July 25, 2017
Written by The Lancet
This article originally appeared on The Lancet.
On July 20, UNAIDS released their annual report on the status of the global HIV/AIDS epidemic, which also includes a comprehensive analysis of progress towards ending AIDS as a public health threat. The latest epidemiological estimates and programmatic data from 168 countries in all regions were reviewed. Worldwide, AIDS-related deaths have declined from a peak of about 1·9 million in 2005 to around 1·0 million in 2016, largely due to treatment scale-up—for the first time more than half of people with HIV are estimated to be on treatment. Since 2010, the annual number of new infections in all age groups has decreased by 16% to around 1·8 million in 2016. However, progress is variable, and despite a global downward trend in the epidemic, several regions are experiencing sharp increases in new infections and struggling to expand treatment.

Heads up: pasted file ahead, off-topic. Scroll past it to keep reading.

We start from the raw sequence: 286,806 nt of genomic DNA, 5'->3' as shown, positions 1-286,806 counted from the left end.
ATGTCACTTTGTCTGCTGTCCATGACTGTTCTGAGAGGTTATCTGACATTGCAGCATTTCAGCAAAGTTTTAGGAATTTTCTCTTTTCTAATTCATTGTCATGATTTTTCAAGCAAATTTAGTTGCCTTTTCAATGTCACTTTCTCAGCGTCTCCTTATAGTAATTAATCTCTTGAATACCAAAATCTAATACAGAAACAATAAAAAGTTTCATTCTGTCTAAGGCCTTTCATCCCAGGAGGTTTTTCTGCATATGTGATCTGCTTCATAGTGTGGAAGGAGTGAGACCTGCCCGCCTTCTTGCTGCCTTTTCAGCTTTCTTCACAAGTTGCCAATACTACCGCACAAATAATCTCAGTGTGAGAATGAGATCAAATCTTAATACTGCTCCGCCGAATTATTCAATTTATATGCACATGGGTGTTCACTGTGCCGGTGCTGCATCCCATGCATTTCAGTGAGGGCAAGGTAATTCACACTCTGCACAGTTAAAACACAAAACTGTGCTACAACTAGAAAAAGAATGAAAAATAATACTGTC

In 2014, to accelerate progress towards ending AIDS as a public health threat by 2030, UNAIDS launched the 90-90-90 goals. The goals are that by 2020, 90% of all people living with HIV will know their HIV status, 90% of all people with diagnosed HIV infection will receive sustained antiretroviral therapy (ART), and 90% of people receiving ART will achieve viral suppression. The report states that considerable progress has been made towards the 90-90-90 targets, but there are gaps along the continuum that vary across regions. Globally, more than two-thirds of people living with HIV knew their status in 2016. Around 77% of them were on treatment, and 82% of those on treatment had suppressed viral loads. In 2016, around 19·5 million people with HIV (53%) were on treatment, up from 17·1 million in 2015.